Beware of Saddam's recession. As world stock markets shudder, we need to keep our perspective. One of the worst things we could do to ourselves is to use the Persian Gulf crisis -- and its threat to the economy -- as an excuse to relax our anti-inflationary policies prematurely. There are two myths to avoid. The first is that higher oil prices are the main causes of severe recessions. And the second is that a recession now would automatically be a catastrophe.
It's true that the recessions of 1974-75 and 1981-82 -- the worst since World War II -- were both preceded by big jumps in oil prices. What's not true is that the higher oil prices created the recessions. Strip away energy prices, and you discover that general inflation had already risen sharply. Between 1972 and 1974, nonenergy inflation jumped from 3.3 to 9.8 percent; between 1976 and 1980, it increased from 5.6 to 11.6 percent. Higher overall inflation was the basic reason why these recessions were so harsh.
If we lived in a utopia, there would be no recessions. In our real world, however, we need to acknowledge that recessions are often necessary evils. They dampen inflation and force companies to be more efficient. The good effects linger while the bad effects (higher unemployment, less output and lower profits) eventually disappear. Sometimes we have to accept a recession to quell inflation before it begins to hurt consumers and disrupt businesses.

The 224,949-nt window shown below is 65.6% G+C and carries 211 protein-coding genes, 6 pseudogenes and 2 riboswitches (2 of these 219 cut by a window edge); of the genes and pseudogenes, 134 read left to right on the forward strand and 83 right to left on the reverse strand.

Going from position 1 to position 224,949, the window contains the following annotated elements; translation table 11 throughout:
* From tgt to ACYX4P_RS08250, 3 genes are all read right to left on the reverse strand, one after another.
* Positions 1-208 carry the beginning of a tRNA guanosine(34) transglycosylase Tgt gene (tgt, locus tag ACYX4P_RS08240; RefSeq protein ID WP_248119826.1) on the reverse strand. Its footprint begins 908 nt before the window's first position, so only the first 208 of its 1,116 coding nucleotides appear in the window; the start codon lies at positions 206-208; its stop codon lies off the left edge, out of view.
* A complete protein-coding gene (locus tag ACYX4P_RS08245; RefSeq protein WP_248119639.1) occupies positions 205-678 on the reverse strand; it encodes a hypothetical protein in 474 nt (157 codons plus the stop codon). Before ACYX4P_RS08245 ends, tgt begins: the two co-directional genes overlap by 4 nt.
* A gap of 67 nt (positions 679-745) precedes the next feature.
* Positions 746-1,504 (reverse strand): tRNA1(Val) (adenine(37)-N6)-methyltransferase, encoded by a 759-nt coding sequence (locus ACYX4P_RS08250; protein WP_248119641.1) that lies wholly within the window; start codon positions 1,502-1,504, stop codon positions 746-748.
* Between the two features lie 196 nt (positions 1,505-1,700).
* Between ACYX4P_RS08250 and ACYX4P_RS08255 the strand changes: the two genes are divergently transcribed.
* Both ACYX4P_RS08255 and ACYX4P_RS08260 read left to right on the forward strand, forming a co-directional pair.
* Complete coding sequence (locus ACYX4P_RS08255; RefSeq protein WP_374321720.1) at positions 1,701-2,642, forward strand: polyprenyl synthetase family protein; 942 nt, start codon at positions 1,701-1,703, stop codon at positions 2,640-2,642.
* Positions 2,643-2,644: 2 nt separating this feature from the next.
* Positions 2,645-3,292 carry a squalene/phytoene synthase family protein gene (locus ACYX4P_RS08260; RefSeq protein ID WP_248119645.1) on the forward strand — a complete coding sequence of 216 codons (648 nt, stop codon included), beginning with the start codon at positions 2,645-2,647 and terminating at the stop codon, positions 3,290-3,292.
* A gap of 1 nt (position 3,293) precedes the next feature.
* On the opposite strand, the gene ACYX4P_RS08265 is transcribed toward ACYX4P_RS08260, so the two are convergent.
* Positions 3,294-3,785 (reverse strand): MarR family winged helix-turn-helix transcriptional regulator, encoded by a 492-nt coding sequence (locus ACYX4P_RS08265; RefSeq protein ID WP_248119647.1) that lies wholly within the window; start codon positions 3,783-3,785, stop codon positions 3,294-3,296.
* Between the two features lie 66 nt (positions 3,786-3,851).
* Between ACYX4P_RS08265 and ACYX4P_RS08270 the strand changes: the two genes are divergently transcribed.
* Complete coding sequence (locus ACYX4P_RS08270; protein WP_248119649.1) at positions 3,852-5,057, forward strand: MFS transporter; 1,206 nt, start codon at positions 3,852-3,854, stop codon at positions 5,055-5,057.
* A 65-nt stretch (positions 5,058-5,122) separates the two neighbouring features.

You cannot easily glean this from popular commentary. Our journalistic and political language emphasizes extremes. There are triumphs and tragedies, heroes and villains. Ambiguities are few. In this language, "recession" is a term of disaster. It is pronounced with an air of foreboding. The ominous overtones already pervade all the news reports speculating about a recession. We need to move beyond this melodrama.
"Recession" is a term of art as much as a precise description. It can cover a lot of ground. Typically, the economy is described as being in a recession when gross national product (total output) declines for half a year or more. Since World War II, there have been eight recessions. But only four of these -- the two mentioned above and the recessions of 1948-49 and 1957-58 -- were severe. The others amounted to modest pauses in economic growth that barely affected most Americans' jobs or living standards. In these recessions, the peak monthly unemployment rate averaged 6.6 percent. They were more statistical events than societal trauma.
Higher oil prices increase the risk of recession by cutting consumer purchasing power and (based on what's happened so far) raising inflation slightly. But if a recession materializes, oil prices will be only a contributing cause. Even before Saddam Hussein seized Kuwait, the economy was weak. The auto, housing and airline industries have been in slumps for months. A survey in July by the National Federation of Independent Business found that optimism among small companies is at its lowest since 1982.